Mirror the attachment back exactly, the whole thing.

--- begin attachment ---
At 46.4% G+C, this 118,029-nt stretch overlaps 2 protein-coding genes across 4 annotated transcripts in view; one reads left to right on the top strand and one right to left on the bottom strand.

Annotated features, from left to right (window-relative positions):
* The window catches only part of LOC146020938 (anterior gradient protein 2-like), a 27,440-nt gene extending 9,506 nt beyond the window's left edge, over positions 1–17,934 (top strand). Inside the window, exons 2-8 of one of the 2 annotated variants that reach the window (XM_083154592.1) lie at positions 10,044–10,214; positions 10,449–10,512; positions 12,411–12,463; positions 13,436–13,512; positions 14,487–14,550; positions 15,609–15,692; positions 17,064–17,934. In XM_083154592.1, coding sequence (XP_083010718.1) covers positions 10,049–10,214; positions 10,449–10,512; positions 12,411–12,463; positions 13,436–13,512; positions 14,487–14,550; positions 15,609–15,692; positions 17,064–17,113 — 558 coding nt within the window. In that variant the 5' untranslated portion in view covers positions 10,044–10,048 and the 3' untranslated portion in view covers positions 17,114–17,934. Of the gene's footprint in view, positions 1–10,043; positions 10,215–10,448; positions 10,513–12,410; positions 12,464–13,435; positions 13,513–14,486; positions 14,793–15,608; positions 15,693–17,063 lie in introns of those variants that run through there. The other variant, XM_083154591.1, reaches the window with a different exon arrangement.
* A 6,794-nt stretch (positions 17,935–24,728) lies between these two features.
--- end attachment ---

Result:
At 46.4% G+C, this 118,029-nt stretch overlaps 2 protein-coding genes across 4 annotated transcripts in view; one reads left to right on the top strand and one right to left on the bottom strand.

Annotated features, from left to right (window-relative positions):
* The window catches only part of LOC146020938 (anterior gradient protein 2-like), a 27,440-nt gene extending 9,506 nt beyond the window's left edge, over positions 1–17,934 (top strand). Inside the window, exons 2-8 of one of the 2 annotated variants that reach the window (XM_083154592.1) lie at positions 10,044–10,214; positions 10,449–10,512; positions 12,411–12,463; positions 13,436–13,512; positions 14,487–14,550; positions 15,609–15,692; positions 17,064–17,934. In XM_083154592.1, coding sequence (XP_083010718.1) covers positions 10,049–10,214; positions 10,449–10,512; positions 12,411–12,463; positions 13,436–13,512; positions 14,487–14,550; positions 15,609–15,692; positions 17,064–17,113 — 558 coding nt within the window. In that variant the 5' untranslated portion in view covers positions 10,044–10,048 and the 3' untranslated portion in view covers positions 17,114–17,934. Of the gene's footprint in view, positions 1–10,043; positions 10,215–10,448; positions 10,513–12,410; positions 12,464–13,435; positions 13,513–14,486; positions 14,793–15,608; positions 15,693–17,063 lie in introns of those variants that run through there. The other variant, XM_083154591.1, reaches the window with a different exon arrangement.
* A 6,794-nt stretch (positions 17,935–24,728) lies between these two features.